Oktoberfest is coming!
The first Oktoberfest celebration was held in Munich, Bavaria, Germany in 1810 when all citizens of Munich were invited to celebrate the royal wedding of Crown Prince Ludwig to Princess Therese of Saxony-Hildburghausen on the 12th day of October in that year. The festivities, which were held on the fields in front of the city’s gates, were brought to a close with horse races. It was those horse races, repeated the following year, that gave rise to Oktoberfest, or “Wies’n” as the locals refer to it, as an annual tradition that continues today. Each year, six million souls converge on the fields in front of those same city gates, now referred to as Theresienwiese (“Theresa’s fields”), to engage in what is known as the world’s largest festival and fun fair.
What’s in the pint?
The Oktoberfest style of beer largely refers to the crystal clear, now gold to amber Märzen style lagers that we’ve all come to love. Each year, I know that summer is entering its final phases when I taste the bready, crusty, nutty notes imparted by the use of Munich malts. Delicate noble hop notes are present, but only to balance the sweet, malty qualities that dominate the palate. Currently, these beers are produced much closer to their release in late summer, though they were traditionally brewed in the spring, the end of the brewing season before the advent of refrigeration.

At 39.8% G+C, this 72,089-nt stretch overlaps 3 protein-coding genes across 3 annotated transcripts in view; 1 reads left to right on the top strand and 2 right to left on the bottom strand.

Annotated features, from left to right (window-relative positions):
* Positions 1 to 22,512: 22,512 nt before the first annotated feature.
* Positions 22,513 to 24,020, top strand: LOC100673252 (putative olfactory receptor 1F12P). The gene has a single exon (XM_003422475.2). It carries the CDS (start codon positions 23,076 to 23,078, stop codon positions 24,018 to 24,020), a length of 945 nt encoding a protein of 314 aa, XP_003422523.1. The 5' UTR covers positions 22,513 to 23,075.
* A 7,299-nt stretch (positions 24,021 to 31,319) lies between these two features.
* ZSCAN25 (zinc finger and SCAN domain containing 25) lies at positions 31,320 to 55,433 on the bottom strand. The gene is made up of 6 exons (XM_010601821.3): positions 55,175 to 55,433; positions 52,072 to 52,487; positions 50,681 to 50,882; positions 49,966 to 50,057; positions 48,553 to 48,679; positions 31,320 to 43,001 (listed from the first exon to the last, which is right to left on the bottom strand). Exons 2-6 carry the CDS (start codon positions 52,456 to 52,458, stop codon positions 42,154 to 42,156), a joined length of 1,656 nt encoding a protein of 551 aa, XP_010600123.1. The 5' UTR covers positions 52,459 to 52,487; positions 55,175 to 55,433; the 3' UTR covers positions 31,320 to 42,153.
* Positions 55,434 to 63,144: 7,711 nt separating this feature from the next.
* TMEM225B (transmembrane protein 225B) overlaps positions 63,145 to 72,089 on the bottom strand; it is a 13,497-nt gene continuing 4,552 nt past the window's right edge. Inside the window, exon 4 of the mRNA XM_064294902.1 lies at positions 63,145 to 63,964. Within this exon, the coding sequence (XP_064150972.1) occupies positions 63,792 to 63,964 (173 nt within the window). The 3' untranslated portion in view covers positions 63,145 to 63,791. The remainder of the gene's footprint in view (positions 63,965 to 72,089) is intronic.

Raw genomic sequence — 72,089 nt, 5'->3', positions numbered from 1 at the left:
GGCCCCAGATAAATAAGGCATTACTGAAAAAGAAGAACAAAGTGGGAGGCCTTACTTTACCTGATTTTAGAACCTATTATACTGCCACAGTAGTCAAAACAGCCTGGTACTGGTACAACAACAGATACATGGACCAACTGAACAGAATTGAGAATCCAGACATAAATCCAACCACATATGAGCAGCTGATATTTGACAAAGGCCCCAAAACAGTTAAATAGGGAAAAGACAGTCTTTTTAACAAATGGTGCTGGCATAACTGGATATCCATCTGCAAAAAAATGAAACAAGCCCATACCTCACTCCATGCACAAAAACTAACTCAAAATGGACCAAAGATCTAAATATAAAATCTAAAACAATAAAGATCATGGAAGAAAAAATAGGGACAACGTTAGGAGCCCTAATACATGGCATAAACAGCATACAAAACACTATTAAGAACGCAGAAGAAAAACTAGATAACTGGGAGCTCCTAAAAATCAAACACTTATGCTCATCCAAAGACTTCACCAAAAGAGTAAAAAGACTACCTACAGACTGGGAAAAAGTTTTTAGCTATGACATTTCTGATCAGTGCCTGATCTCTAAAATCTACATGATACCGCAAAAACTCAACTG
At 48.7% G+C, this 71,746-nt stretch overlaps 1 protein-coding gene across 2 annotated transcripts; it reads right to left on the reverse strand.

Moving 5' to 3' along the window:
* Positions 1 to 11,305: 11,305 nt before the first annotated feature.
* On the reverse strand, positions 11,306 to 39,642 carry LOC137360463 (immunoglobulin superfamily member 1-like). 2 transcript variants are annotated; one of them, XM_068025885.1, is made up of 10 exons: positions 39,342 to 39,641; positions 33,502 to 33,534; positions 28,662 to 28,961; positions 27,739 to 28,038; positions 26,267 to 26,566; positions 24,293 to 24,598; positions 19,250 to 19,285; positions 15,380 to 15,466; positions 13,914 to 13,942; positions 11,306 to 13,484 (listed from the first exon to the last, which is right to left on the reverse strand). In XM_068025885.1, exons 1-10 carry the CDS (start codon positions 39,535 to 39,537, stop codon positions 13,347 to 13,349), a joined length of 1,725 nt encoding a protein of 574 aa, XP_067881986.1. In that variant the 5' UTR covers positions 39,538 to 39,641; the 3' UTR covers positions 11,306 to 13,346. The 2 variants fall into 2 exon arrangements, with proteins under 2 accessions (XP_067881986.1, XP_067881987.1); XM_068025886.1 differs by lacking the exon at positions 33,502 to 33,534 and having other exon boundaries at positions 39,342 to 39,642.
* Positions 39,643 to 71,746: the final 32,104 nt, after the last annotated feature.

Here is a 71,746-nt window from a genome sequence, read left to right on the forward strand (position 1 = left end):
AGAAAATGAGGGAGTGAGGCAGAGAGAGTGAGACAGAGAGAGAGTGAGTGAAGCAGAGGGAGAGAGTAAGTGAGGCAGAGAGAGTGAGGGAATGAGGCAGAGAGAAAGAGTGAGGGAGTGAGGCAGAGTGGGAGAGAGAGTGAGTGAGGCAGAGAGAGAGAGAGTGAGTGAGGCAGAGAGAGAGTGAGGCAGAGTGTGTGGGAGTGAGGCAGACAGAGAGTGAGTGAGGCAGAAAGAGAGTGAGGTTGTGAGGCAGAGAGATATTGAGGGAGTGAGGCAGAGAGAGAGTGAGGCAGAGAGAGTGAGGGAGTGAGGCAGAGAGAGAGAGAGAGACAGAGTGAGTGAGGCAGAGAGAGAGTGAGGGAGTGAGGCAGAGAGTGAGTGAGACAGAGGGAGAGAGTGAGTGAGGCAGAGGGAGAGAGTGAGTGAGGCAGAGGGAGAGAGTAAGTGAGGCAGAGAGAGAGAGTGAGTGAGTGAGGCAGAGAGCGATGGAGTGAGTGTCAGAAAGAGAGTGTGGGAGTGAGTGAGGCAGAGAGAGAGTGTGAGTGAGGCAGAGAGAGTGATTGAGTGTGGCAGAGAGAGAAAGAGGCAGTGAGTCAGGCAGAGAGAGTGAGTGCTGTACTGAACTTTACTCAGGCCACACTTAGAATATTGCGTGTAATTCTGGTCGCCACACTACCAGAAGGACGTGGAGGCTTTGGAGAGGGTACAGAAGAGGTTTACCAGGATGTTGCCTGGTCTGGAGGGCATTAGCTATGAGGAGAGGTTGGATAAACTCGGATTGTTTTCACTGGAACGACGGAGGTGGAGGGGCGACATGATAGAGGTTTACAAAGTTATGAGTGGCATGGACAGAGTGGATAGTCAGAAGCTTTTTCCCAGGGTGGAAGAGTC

Any observer and consumer of American craft beer knows that these traditional and historical styles are only a guide and starting point – one doesn’t have to look too far to find an imperial-style Oktoberfest beer, boasting ever higher alcohol contents, or hoppy Oktoberfests, which deliver more aroma and bitterness as a result of more aggressive hopping rates in both the kettle and fermenter.
For me, though, it’s difficult to beat the balance and sessionable alcohol content characteristic of the more traditional style Märzen. Nebraska brewers seem to agree, as there is no shortage of beers to satisfy this short wish list.
Find an Oktoberfest event near you!
Thirsty yet? Do not fear – numerous takes on this popular style will be flowing at Oktoberfest events all over the state. Visit the Events tab of the Nebraska Craft Brewers Guild homepage (www.nebraska.beer/events) for details on upcoming Oktoberfest and harvest season happenings. I’m starting to see these offerings on store shelves and wouldn’t be at all surprised to see a number of them appear at this coming weekend’s Great Nebraska Beerfest, which is being hosted at Papillion’s Werner Park.
So, let’s toast the final weeks of summer – crack open a local Oktoberfest and repeat after the Münchner, Prōst!
Brewer and Distiller – Green Flash Brewing (Lincoln)
Treasurer, Nebraska Brewers Guild
Jeff Hansen is something of a jack-of-all-trades. He’s called a number of professions home over the years but has finally settled down into brewing. Eager to get a start, Jeff made his way up the ladder at Boulevard Brewing Company in Kansas City before having to relocate for his wife’s work. Since moving to Omaha, Jeff has established himself as one of the two lead brewers at Brickway Brewery and Distillery. More recently, though, he was selected to serve as Treasurer of the Nebraska Craft Brewer’s Guild. Jeff is equal parts calculated and comedic. The passion that he infuses into the Nebraska craft beer scene is certain to be felt for years to come.